The introduction to “Sirocco’s Pizza” is a classic bumper track. This is Steve live, and if you haven’t ever had that experience, listen to this album and then carry your sad ass to his next show near you.

My favorite track on this album is “Randall Knife.” The fact that it’s a Townes song and not a Steve song might make just about anyone who knows me smack their mama, but, Christ, Townes was a once in a generation kind of man. There’s a good chance you’ve never heard of him, too. For shame.

Train A-Comin’ is Steve’s most straight-forward country album, heavy on story songs and starring “Goodbye,” probably his most well known song (since it’s been covered over and over again). [You’ve surely heard it even if you don’t know Steve; Emmylou and Chrissie Hynde have both done it.–Cricket]

The first track on this album is a blues number called “Hometown Blues” that shouts out to Thomas Wolfe and Doc Watson in typical Steve fashion before the song even starts. “Won’t nothin’ bring you down like your hometown.” It just gets better from there.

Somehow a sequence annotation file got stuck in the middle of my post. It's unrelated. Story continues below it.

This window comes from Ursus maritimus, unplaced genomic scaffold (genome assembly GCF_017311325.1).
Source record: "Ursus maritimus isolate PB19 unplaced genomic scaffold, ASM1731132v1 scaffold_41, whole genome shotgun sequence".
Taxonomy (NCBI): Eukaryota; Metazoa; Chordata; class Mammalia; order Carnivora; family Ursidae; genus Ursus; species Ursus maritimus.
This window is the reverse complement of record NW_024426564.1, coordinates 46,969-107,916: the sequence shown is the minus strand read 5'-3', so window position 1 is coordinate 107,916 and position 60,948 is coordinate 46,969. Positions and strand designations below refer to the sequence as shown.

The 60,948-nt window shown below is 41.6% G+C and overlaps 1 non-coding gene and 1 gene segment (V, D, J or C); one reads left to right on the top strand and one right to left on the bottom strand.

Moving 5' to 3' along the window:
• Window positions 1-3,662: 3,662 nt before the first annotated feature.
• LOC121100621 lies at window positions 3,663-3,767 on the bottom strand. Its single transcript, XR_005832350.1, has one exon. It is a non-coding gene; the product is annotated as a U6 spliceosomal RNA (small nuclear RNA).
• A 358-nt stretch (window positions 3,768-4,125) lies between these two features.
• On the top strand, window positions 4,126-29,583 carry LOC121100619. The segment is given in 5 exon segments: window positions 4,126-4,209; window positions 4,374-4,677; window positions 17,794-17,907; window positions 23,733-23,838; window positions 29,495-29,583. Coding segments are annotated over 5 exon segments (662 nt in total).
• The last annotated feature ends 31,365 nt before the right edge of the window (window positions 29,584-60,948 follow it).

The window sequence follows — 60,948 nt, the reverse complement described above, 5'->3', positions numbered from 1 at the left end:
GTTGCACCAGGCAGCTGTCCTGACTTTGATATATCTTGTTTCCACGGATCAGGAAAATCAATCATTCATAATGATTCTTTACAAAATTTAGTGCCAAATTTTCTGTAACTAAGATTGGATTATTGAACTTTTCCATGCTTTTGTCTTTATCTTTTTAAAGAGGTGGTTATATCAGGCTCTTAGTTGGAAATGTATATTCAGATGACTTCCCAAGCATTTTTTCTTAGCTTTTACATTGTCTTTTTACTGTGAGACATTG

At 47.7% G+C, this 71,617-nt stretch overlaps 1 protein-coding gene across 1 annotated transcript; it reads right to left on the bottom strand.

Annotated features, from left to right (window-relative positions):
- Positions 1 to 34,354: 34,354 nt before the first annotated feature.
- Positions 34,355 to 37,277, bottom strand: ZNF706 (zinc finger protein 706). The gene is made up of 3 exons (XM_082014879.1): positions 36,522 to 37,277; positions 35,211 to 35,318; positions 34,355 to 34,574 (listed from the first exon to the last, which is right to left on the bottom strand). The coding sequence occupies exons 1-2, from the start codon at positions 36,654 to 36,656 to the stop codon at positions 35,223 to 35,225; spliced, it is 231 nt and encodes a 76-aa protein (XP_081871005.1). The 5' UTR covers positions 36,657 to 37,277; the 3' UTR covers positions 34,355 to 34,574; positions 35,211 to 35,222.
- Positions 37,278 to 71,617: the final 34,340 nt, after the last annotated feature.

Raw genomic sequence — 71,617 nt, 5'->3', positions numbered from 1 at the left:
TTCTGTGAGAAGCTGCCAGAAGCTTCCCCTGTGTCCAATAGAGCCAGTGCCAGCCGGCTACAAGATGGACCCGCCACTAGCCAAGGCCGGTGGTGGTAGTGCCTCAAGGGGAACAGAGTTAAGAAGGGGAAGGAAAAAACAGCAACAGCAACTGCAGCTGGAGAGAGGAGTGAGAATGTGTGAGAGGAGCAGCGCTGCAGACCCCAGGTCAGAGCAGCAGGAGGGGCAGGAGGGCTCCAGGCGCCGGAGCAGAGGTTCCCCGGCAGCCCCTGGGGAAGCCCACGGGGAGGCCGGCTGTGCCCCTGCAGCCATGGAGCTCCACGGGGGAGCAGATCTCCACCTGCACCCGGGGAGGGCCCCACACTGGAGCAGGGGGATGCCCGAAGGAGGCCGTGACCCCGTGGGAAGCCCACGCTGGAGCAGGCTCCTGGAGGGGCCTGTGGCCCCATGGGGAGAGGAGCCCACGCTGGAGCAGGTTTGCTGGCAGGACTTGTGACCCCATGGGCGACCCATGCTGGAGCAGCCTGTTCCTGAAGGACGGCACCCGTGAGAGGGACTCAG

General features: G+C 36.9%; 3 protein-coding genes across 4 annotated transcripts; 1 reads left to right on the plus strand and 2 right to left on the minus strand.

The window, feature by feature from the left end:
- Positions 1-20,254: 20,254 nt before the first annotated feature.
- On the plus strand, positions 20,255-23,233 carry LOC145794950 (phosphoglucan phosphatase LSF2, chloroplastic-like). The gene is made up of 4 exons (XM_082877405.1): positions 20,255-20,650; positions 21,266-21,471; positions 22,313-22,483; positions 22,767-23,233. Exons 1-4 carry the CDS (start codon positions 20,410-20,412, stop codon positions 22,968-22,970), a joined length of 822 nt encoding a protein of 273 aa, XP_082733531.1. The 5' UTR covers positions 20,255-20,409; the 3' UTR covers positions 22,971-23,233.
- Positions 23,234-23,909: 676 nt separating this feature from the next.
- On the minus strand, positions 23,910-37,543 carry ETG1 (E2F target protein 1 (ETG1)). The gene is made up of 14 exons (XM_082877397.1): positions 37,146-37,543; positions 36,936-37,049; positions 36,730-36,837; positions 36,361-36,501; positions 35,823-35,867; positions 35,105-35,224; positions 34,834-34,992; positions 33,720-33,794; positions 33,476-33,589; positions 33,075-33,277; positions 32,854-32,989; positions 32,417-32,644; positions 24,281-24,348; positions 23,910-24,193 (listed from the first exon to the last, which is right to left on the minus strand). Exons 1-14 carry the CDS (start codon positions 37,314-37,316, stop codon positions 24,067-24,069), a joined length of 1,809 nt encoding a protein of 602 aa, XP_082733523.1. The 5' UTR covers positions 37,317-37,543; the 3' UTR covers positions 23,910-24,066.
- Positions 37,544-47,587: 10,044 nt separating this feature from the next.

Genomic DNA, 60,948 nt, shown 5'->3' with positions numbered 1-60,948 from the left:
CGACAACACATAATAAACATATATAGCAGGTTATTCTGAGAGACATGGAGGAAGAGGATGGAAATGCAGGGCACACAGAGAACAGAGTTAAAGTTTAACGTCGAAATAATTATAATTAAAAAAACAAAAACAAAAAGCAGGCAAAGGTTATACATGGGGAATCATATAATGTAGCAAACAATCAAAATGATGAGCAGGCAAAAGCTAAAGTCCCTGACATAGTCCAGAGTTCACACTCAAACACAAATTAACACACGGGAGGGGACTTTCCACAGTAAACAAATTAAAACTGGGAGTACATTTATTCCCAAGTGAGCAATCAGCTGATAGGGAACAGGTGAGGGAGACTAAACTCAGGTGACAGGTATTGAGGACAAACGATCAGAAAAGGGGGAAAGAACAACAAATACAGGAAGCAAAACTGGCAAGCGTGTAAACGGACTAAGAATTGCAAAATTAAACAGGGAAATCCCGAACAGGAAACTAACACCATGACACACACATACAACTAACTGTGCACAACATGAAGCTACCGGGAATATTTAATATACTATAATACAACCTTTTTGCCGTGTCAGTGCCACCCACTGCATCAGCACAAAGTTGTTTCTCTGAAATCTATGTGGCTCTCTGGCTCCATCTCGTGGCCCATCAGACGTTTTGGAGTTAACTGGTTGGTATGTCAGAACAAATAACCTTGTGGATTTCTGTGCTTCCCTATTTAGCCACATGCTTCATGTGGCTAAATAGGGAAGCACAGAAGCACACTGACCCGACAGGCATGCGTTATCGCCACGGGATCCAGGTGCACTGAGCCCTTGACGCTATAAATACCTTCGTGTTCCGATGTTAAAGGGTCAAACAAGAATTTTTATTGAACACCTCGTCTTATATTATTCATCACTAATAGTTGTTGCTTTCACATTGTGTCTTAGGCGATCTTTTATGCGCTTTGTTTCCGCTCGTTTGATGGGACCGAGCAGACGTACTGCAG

There is nothing bad about this album. Nothing. Every song is tight, well written, and produced in a really clean, understated way. Highlights include the tracks also on Together At the Bluebird Café and “Goodbye.”

I think “Goodbye” is one of the most perfect country love songs every written. It’s about Steve’s ex-wife (one of them, hello, he’s a country singer!), and he does a whole set of songs about her live, mocking himself (there’s a song about a colossal bitch, about someone ripping his heart out, then this one where he says something along the lines of “Now for the truth about it all.”), and that makes the song so much better because it’s obvious he wrote it after working through his anger and frustration. But even without knowing any of that, just for itself, this song is the prototype of the country love song.